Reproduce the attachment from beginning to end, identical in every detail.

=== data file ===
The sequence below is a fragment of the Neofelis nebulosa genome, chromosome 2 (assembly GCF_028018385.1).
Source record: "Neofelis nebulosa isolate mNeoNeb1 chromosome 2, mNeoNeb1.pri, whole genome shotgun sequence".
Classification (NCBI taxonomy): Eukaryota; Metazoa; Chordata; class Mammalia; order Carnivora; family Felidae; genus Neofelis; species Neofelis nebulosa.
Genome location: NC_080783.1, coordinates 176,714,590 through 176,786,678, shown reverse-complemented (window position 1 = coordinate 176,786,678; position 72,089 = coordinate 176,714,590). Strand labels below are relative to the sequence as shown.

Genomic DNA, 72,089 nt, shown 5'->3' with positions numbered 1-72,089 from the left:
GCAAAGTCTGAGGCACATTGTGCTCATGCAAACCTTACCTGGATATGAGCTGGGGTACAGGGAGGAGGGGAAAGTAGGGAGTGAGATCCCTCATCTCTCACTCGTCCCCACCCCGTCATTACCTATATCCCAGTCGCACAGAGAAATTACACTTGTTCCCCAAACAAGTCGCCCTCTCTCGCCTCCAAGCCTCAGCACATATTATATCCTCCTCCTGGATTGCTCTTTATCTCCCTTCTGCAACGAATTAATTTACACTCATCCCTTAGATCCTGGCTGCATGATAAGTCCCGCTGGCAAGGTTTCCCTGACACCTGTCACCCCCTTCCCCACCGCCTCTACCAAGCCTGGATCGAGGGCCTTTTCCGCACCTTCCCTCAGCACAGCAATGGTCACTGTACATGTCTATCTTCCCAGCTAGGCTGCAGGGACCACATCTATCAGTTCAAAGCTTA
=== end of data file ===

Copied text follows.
The sequence below is a fragment of the Neofelis nebulosa genome, chromosome 2 (assembly GCF_028018385.1).
Source record: "Neofelis nebulosa isolate mNeoNeb1 chromosome 2, mNeoNeb1.pri, whole genome shotgun sequence".
Classification (NCBI taxonomy): Eukaryota; Metazoa; Chordata; class Mammalia; order Carnivora; family Felidae; genus Neofelis; species Neofelis nebulosa.
Genome location: NC_080783.1, coordinates 176,714,590 through 176,786,678, shown reverse-complemented (window position 1 = coordinate 176,786,678; position 72,089 = coordinate 176,714,590). Strand labels below are relative to the sequence as shown.

Genomic DNA, 72,089 nt, shown 5'->3' with positions numbered 1-72,089 from the left:
GCAAAGTCTGAGGCACATTGTGCTCATGCAAACCTTACCTGGATATGAGCTGGGGTACAGGGAGGAGGGGAAAGTAGGGAGTGAGATCCCTCATCTCTCACTCGTCCCCACCCCGTCATTACCTATATCCCAGTCGCACAGAGAAATTACACTTGTTCCCCAAACAAGTCGCCCTCTCTCGCCTCCAAGCCTCAGCACATATTATATCCTCCTCCTGGATTGCTCTTTATCTCCCTTCTGCAACGAATTAATTTACACTCATCCCTTAGATCCTGGCTGCATGATAAGTCCCGCTGGCAAGGTTTCCCTGACACCTGTCACCCCCTTCCCCACCGCCTCTACCAAGCCTGGATCGAGGGCCTTTTCCGCACCTTCCCTCAGCACAGCAATGGTCACTGTACATGTCTATCTTCCCAGCTAGGCTGCAGGGACCACATCTATCAGTTCAAAGCTTA